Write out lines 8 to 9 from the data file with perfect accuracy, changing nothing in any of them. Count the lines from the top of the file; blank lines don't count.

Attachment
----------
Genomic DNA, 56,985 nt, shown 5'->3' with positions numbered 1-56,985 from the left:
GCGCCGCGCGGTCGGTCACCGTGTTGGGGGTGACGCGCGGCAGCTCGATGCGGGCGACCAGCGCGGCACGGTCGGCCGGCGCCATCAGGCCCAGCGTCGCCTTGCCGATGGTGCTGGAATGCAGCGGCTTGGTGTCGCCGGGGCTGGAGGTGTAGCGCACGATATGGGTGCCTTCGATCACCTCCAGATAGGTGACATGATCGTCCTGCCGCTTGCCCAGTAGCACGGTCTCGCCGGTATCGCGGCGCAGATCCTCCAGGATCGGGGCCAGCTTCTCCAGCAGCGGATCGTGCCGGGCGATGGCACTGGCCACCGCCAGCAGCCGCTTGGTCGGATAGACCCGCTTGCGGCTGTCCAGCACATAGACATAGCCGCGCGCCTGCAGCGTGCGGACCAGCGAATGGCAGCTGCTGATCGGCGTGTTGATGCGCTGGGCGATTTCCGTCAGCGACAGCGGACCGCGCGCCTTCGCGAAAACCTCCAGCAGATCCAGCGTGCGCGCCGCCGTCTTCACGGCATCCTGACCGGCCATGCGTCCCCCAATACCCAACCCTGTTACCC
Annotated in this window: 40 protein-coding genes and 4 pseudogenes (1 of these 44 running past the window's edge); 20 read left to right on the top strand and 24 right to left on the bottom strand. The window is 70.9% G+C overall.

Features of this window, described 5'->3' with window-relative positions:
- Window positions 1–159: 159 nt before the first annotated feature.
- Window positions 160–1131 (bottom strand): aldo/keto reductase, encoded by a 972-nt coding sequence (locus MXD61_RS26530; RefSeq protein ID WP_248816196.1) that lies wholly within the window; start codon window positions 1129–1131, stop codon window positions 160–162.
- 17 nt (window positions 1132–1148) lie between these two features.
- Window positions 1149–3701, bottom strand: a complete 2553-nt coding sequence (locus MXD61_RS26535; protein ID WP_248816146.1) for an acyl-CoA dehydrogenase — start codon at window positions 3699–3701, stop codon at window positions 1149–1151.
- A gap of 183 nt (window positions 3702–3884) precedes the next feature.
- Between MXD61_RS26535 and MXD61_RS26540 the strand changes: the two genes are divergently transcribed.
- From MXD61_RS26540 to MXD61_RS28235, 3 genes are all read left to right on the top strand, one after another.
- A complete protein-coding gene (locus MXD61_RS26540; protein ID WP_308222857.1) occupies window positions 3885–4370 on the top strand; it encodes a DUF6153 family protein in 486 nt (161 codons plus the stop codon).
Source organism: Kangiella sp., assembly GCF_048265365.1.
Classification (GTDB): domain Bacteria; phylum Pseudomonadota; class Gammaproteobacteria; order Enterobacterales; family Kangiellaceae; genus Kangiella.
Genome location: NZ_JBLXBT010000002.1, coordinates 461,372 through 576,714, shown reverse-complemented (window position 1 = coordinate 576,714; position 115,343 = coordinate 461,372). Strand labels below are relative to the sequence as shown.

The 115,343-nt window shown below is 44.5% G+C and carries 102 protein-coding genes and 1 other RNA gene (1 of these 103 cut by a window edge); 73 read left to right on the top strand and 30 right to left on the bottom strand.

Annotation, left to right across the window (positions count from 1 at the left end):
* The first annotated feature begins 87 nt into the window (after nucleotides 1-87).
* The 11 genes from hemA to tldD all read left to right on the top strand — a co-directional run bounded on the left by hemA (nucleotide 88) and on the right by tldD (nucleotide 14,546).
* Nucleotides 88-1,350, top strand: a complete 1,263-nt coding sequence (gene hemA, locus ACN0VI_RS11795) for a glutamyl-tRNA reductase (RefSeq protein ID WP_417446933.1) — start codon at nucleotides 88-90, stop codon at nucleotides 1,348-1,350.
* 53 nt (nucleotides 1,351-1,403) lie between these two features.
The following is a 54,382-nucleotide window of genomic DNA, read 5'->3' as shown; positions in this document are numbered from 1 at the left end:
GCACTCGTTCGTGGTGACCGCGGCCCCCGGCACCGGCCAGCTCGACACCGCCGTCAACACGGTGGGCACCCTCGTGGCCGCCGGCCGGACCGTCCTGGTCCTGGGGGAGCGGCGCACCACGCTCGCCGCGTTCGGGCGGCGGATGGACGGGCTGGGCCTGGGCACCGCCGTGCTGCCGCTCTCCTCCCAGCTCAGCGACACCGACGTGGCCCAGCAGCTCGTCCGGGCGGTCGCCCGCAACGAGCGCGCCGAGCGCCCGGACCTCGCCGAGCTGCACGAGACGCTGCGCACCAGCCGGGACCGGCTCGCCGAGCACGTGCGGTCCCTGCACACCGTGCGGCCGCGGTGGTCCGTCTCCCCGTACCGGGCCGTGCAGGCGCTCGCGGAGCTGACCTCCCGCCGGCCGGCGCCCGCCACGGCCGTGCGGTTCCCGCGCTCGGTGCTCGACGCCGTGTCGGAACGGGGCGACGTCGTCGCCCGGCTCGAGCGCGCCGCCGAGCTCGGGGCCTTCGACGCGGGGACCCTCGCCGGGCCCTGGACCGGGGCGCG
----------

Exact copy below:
- Window positions 1149–3701, bottom strand: a complete 2553-nt coding sequence (locus MXD61_RS26535; protein ID WP_248816146.1) for an acyl-CoA dehydrogenase — start codon at window positions 3699–3701, stop codon at window positions 1149–1151.
- A gap of 183 nt (window positions 3702–3884) precedes the next feature.